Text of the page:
That's exactly how I felt. It was the most humiliating experience in my life and they only agreed to let me come back because I never wrote a resignation letter. I promised them that I'd try harder, get on the stick and become the best damn fund accountant ever.
The promised lasted a grand total of two weeks, tops. I hated my job more than ever and the worst parts were that I felt as if I would never leave there and everyone probably thought I was insane for quitting than coming back. As the summer turned to autumn, my attitude got worse and worse, until finally my boss asked me to come into his office for a talk.
I knew exactly where this was going, they were going to give me the old, "Straighten up and fly right" speech, but I was done, a beaten man. No matter how much I was getting paid (which wasn't that much to begin with) I just couldn't take it anymore. I told Jim that I quit and that this time, "I meant it". From my recolection, he was really surprised ... at least more surprised than I thought he was going to be. He asked me if I was serious and I wanted to think about it, but I was sure of my move.
This was not a good fit for me, so I was getting out when I had the chance. The thing is I spent the next four months unemployed (save for a job at J. Crew, 25 miles away from my new place ... that was even worse than the Mellon Trust job). In March the following year, I was hired by the Revere Journal and worked with some great people and enjoyed the hell out of life again. The pay sucked, but sometimes it's not all about the Benjamins, no matter what P. Diddy says.
In this cartoon, I did a few things different; for one it is a five-panel piece. I haven't done one of these in a long time and if I remember right, this might only be the second one I've ever done. I think it came out pretty well. My favorite part of this cartoon is the third panel.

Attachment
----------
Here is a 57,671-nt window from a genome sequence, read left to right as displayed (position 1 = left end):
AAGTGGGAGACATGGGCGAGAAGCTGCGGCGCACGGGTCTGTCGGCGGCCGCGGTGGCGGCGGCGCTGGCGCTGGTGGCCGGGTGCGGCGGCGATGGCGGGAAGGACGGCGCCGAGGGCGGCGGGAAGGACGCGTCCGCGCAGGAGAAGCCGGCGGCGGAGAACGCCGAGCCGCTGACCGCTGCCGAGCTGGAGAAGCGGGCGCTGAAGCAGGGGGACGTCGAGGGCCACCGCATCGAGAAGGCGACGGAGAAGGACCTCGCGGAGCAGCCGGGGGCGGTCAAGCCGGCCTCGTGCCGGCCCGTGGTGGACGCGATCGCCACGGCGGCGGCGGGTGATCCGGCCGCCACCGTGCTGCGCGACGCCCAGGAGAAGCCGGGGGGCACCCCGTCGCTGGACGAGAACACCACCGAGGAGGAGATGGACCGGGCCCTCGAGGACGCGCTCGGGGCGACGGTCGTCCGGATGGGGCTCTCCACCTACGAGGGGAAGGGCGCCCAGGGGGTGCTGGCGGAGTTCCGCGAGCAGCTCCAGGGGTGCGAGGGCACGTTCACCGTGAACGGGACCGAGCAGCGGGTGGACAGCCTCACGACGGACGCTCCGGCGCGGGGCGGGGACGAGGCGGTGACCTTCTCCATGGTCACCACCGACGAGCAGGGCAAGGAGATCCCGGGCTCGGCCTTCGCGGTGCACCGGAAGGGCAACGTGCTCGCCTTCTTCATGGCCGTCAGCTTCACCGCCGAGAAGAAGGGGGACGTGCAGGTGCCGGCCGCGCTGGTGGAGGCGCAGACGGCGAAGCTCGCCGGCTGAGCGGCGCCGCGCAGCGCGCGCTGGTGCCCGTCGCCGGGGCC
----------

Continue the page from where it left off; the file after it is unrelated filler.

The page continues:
I think I nailed my cube down (that's what it looked like, exactly) and I think the expression on my face coupled with the thoughts floating around in my head bring the gravity of the situation home. Yes, it was a major life decision, but in all actuality I was making myself miserable for beer, chicks, and other material things. That stuff would've still been there, but I needed it then.
Also, my boss really looked like the characture that I drew. He was a real Alpha-Male type, except he was at least 5'4" on a good day, so he had the Napoleon complex thing going for him. I remember how he used to brag about being in high school and playing baseball. He was normally a righty, but when it was time for him to bunt, he'd bat lefty so he'd get an extra second out of the box. He acted as if he was Connie Mack. Just a real tool to deal with.
BTW, if you've made it through this post and want to read some more ramblings about my new job, keep reading. I made a post yesterday and it's all about my new job and leaving my old one. I forgot to put this in there yesterday, but I think that the reason why I was actually sad leaving HCPro was because so many things happened to me while I was there: I bought a house, met and married Aly, moved six times, dated and broke up with Debbie, went a bunch of places, did a bunch of things and the one constant was my job. Now that constant has changed ... that's why I was so freaked out.
Tomorow is a new step.